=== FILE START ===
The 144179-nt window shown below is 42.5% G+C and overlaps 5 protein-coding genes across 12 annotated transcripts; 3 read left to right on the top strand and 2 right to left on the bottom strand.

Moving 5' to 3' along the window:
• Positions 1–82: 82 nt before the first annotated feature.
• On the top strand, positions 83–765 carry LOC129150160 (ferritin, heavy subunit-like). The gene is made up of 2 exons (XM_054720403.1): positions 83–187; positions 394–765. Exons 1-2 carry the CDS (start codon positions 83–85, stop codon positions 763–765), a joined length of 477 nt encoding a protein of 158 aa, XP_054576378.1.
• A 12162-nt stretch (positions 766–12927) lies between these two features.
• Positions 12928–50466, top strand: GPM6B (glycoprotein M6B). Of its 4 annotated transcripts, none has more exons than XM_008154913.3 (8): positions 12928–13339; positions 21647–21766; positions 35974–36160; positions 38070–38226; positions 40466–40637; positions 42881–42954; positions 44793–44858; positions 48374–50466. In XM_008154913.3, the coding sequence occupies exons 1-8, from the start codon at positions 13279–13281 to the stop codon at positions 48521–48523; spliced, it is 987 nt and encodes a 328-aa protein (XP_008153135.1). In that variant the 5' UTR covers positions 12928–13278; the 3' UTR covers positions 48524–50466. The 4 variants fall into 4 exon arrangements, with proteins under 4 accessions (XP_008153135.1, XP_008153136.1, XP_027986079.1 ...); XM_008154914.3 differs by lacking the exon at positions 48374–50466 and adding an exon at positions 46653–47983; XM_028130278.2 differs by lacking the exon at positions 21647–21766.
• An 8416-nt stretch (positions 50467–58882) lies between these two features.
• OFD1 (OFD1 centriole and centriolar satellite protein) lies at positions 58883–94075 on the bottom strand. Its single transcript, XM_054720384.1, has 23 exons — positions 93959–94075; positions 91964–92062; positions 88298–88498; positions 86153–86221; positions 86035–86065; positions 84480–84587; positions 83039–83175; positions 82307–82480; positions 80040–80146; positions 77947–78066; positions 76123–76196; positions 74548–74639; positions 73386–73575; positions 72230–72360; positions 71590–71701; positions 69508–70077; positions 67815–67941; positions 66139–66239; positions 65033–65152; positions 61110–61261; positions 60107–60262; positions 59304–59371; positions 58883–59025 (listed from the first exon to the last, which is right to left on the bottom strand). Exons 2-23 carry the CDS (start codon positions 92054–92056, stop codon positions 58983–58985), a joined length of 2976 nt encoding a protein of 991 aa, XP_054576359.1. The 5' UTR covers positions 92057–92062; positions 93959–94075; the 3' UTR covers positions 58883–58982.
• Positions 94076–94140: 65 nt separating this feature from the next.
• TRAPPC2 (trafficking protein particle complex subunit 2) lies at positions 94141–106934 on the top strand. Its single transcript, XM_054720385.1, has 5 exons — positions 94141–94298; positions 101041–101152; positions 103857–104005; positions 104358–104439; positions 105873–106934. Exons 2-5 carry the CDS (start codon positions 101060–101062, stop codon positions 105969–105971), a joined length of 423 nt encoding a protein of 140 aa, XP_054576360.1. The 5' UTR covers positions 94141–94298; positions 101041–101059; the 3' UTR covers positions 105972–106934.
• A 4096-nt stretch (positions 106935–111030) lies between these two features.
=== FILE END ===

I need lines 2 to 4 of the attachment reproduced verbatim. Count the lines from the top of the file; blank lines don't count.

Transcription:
Moving 5' to 3' along the window:
• Positions 1–82: 82 nt before the first annotated feature.
• On the top strand, positions 83–765 carry LOC129150160 (ferritin, heavy subunit-like). The gene is made up of 2 exons (XM_054720403.1): positions 83–187; positions 394–765. Exons 1-2 carry the CDS (start codon positions 83–85, stop codon positions 763–765), a joined length of 477 nt encoding a protein of 158 aa, XP_054576378.1.